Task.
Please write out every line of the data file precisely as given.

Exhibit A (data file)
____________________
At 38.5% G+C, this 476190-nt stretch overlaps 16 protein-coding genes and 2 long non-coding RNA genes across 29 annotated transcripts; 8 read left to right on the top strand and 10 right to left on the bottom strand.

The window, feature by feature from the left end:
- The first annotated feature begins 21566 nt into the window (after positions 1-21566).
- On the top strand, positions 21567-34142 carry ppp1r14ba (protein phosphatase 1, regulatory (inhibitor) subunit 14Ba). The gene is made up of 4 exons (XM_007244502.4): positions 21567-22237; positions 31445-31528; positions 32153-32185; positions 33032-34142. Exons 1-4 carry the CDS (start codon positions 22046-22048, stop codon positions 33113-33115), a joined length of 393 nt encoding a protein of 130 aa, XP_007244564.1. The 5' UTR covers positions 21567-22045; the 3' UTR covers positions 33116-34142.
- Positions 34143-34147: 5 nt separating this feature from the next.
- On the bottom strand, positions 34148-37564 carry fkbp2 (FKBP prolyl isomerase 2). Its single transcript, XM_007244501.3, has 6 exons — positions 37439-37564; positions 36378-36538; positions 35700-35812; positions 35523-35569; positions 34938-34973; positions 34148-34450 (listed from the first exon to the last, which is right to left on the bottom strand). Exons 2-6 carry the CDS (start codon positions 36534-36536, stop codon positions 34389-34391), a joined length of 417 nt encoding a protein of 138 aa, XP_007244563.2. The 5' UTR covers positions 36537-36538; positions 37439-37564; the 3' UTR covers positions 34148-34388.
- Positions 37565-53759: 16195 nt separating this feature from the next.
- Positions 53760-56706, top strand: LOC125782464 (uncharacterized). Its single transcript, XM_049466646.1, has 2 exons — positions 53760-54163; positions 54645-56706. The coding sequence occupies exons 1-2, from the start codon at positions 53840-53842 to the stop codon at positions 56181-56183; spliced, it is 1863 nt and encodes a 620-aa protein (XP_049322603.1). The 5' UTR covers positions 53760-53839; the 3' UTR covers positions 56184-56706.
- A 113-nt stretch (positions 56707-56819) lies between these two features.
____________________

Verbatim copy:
At 38.5% G+C, this 476190-nt stretch overlaps 16 protein-coding genes and 2 long non-coding RNA genes across 29 annotated transcripts; 8 read left to right on the top strand and 10 right to left on the bottom strand.

The window, feature by feature from the left end:
- The first annotated feature begins 21566 nt into the window (after positions 1-21566).
- On the top strand, positions 21567-34142 carry ppp1r14ba (protein phosphatase 1, regulatory (inhibitor) subunit 14Ba). The gene is made up of 4 exons (XM_007244502.4): positions 21567-22237; positions 31445-31528; positions 32153-32185; positions 33032-34142. Exons 1-4 carry the CDS (start codon positions 22046-22048, stop codon positions 33113-33115), a joined length of 393 nt encoding a protein of 130 aa, XP_007244564.1. The 5' UTR covers positions 21567-22045; the 3' UTR covers positions 33116-34142.
- Positions 34143-34147: 5 nt separating this feature from the next.
- On the bottom strand, positions 34148-37564 carry fkbp2 (FKBP prolyl isomerase 2). Its single transcript, XM_007244501.3, has 6 exons — positions 37439-37564; positions 36378-36538; positions 35700-35812; positions 35523-35569; positions 34938-34973; positions 34148-34450 (listed from the first exon to the last, which is right to left on the bottom strand). Exons 2-6 carry the CDS (start codon positions 36534-36536, stop codon positions 34389-34391), a joined length of 417 nt encoding a protein of 138 aa, XP_007244563.2. The 5' UTR covers positions 36537-36538; positions 37439-37564; the 3' UTR covers positions 34148-34388.
- Positions 37565-53759: 16195 nt separating this feature from the next.
- Positions 53760-56706, top strand: LOC125782464 (uncharacterized). Its single transcript, XM_049466646.1, has 2 exons — positions 53760-54163; positions 54645-56706. The coding sequence occupies exons 1-2, from the start codon at positions 53840-53842 to the stop codon at positions 56181-56183; spliced, it is 1863 nt and encodes a 620-aa protein (XP_049322603.1). The 5' UTR covers positions 53760-53839; the 3' UTR covers positions 56184-56706.
- A 113-nt stretch (positions 56707-56819) lies between these two features.